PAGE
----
All Things Considered, Not Such A Good MOVE?

We have criticized Connecticut officials for supporting the well intended, yet flawed, Military and Overseas Voters Empowerment Act (MOVE)  because of provisions which open the door to unproven Internet voting which threatens democracy.  Supporters of the act tell us we should accept the risks of Internet voting pilot programs, because the rest of the bill would help our troops overcome problems they have had in getting their votes in by election deadlines.

Now we learn of a flaw in the bill which will actually make it more difficult for military and overseas voters to vote this year. Direct from the Stars and Stripes: Overseas military will have to register again to get ballots this year <read>

Veterans, military dependents and other U.S. civilians living overseas will have to as well. Changes in federal law mandate that voters must request a new absentee ballot each year in order to participate in state and federal elections, instead of the previous practice of requiring new applications only every few years.

“The message is for military voters to send in that (federal postcard application) as soon as possible, because they won’t be able to vote without it,” said Bob Carey, director of the Federal Voting Assistance Program. “You need to submit a new postcard every year, and every time you change duty stations, and every time you move.”

Veterans, military dependents and other U.S. civilians living overseas will have to as well. Changes in federal law mandate that voters must request a new absentee ballot each year in order to participate in state and federal elections, instead of the previous practice of requiring new applications only every few years.

“The message is for military voters to send in that (federal postcard application) as soon as possible, because they won’t be able to vote without it,” said Bob Carey, director of the Federal Voting Assistance Program. “You need to submit a new postcard every year, and every time you change duty stations, and every time you move.”

2 responses to “All Things Considered, Not Such A Good MOVE?”

  1. rjs

    In truth, once the FVAP is submitted (assuming the service member doesn’t move), a standard AB application (available on-line in PDF fillable format) will still result in either a blank ballot (if desired) or a regular absentee ballot.

    If the service member has moved, the FVAP doesn’t seem to help…I don’t know if this is the fault of the Defense Dept or the Post Office, but most of the AB’s sent out to the address of the older (1 year or more) FVAP’s get returned to the clerk without delivery.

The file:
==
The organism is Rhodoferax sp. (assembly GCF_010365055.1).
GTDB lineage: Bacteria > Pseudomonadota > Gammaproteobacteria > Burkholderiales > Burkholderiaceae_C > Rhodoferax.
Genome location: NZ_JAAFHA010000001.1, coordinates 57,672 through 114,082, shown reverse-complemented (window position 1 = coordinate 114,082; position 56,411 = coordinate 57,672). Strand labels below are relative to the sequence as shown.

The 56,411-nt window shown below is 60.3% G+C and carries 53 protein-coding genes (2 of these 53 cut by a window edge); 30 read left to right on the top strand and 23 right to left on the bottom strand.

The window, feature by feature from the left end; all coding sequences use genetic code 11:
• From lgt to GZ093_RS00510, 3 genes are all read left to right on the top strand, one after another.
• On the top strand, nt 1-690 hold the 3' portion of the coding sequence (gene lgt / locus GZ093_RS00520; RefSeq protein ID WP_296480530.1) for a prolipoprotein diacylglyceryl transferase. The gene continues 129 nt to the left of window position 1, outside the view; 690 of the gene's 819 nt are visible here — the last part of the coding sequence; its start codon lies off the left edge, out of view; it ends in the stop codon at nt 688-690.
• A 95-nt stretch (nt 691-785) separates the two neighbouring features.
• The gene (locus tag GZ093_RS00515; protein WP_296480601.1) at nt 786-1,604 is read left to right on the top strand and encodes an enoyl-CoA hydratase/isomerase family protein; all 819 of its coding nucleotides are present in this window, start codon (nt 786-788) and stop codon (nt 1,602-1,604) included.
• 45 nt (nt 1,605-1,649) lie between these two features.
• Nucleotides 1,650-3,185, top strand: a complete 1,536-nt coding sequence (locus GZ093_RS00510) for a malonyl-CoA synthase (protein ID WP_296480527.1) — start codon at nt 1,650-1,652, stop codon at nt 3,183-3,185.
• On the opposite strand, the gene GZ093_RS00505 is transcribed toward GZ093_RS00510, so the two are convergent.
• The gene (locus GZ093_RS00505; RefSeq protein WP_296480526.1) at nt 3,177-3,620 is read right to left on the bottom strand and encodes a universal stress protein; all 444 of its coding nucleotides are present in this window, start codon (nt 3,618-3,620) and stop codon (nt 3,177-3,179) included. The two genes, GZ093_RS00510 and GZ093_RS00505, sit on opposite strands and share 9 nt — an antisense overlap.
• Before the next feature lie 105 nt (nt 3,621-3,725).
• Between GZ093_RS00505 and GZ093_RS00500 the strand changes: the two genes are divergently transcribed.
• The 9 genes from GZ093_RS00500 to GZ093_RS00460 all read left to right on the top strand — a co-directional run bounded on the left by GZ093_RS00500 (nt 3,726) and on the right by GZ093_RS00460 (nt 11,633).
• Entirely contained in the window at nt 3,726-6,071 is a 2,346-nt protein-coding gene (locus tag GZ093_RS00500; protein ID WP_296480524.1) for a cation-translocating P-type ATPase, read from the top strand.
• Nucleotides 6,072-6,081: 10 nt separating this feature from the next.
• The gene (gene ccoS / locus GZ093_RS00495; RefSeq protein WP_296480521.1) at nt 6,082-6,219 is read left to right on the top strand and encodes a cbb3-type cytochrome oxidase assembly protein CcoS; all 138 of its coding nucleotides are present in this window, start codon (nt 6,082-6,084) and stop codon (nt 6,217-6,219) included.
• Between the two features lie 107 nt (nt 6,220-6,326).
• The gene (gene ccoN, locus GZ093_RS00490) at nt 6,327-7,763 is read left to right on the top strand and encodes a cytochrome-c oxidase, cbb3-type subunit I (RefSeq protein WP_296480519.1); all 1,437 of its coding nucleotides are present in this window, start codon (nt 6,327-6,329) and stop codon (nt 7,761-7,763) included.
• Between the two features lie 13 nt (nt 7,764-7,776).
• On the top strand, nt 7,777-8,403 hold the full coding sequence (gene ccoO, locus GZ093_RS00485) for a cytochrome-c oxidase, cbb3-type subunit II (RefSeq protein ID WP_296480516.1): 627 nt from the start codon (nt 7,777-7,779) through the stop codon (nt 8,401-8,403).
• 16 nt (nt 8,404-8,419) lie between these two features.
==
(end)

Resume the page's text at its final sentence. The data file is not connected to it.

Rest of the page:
2. Bob_Carey

    A couple of things to which FVAP feels it should respond:

    - The MOVE Act is, overall, a HUGE improvement for military and overseas voting rights: requiring States to send ballots out at least 45 days prior, to transmit blank ballots electronically, and to accept the Federal Write-in Absentee Ballot for all federal elections will significantly improve voting rights for this population.

    - As for the requirement to register again, that is unfortunate, and so that is why FVAP is reaching out as aggressively as it is to make sure all military and overseas voters know to reregister and resubmit their absentee ballot application this year. The reason the law was changed is, as “rjs” said, the belief by most election officials that the previous federal legal requirement that States automatically send ballots resulted in many being returned as undeliverable. However, nation-wide, less than 2.5% of these automatically transmitted ballots were returned as undeliverable. In 2008, Connecticut reported to the Election Assistance Commission that NONE of these ballots were returned as undeliverable.

    But just because we have that one unfortunate provision in the MOVE Act, overall, the Act was a huge improvement for military and overseas voters.

    The reason this change in the law is unfortunate is not only that military and overseas voters have to reapply every calendar year, but also because in the off-year, if a military or overseas voter doesn’t apply at the beginning of the year, it is unlikely that they will hear of any special elections in time to apply and receive a ballot because they are announced usually within 60 days of their being held. That’s unfair to these voters.

    Contact FVAP if you have any further questions. Vote@fvap.ncr.gov.

    Bob Carey
    Director, Federal Voting Assistance Program

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